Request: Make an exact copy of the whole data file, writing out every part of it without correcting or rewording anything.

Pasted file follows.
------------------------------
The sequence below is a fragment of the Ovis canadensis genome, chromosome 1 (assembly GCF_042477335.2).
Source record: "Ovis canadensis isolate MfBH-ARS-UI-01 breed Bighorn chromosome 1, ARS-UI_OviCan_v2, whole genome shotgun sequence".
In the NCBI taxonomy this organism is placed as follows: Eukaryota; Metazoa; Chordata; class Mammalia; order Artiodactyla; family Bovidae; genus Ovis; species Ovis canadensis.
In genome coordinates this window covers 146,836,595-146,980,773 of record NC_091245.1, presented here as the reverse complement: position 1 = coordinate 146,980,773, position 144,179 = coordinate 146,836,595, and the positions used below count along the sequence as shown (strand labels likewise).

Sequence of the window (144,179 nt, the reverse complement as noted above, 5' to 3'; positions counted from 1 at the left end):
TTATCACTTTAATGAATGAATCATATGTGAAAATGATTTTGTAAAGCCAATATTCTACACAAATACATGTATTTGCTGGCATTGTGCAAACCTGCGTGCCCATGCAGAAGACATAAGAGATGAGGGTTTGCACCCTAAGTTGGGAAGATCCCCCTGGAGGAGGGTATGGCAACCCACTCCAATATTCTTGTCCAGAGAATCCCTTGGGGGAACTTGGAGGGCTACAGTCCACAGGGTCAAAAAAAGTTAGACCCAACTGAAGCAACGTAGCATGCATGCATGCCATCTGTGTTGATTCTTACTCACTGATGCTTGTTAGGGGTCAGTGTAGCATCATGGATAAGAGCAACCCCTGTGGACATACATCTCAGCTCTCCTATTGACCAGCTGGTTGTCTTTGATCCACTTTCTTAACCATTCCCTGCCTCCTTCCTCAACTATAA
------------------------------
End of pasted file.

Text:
The sequence below is a fragment of the Ovis canadensis genome, chromosome 1 (assembly GCF_042477335.2).
Source record: "Ovis canadensis isolate MfBH-ARS-UI-01 breed Bighorn chromosome 1, ARS-UI_OviCan_v2, whole genome shotgun sequence".
In the NCBI taxonomy this organism is placed as follows: Eukaryota; Metazoa; Chordata; class Mammalia; order Artiodactyla; family Bovidae; genus Ovis; species Ovis canadensis.
In genome coordinates this window covers 146,836,595-146,980,773 of record NC_091245.1, presented here as the reverse complement: position 1 = coordinate 146,980,773, position 144,179 = coordinate 146,836,595, and the positions used below count along the sequence as shown (strand labels likewise).

Sequence of the window (144,179 nt, the reverse complement as noted above, 5' to 3'; positions counted from 1 at the left end):
TTATCACTTTAATGAATGAATCATATGTGAAAATGATTTTGTAAAGCCAATATTCTACACAAATACATGTATTTGCTGGCATTGTGCAAACCTGCGTGCCCATGCAGAAGACATAAGAGATGAGGGTTTGCACCCTAAGTTGGGAAGATCCCCCTGGAGGAGGGTATGGCAACCCACTCCAATATTCTTGTCCAGAGAATCCCTTGGGGGAACTTGGAGGGCTACAGTCCACAGGGTCAAAAAAAGTTAGACCCAACTGAAGCAACGTAGCATGCATGCATGCCATCTGTGTTGATTCTTACTCACTGATGCTTGTTAGGGGTCAGTGTAGCATCATGGATAAGAGCAACCCCTGTGGACATACATCTCAGCTCTCCTATTGACCAGCTGGTTGTCTTTGATCCACTTTCTTAACCATTCCCTGCCTCCTTCCTCAACTATAA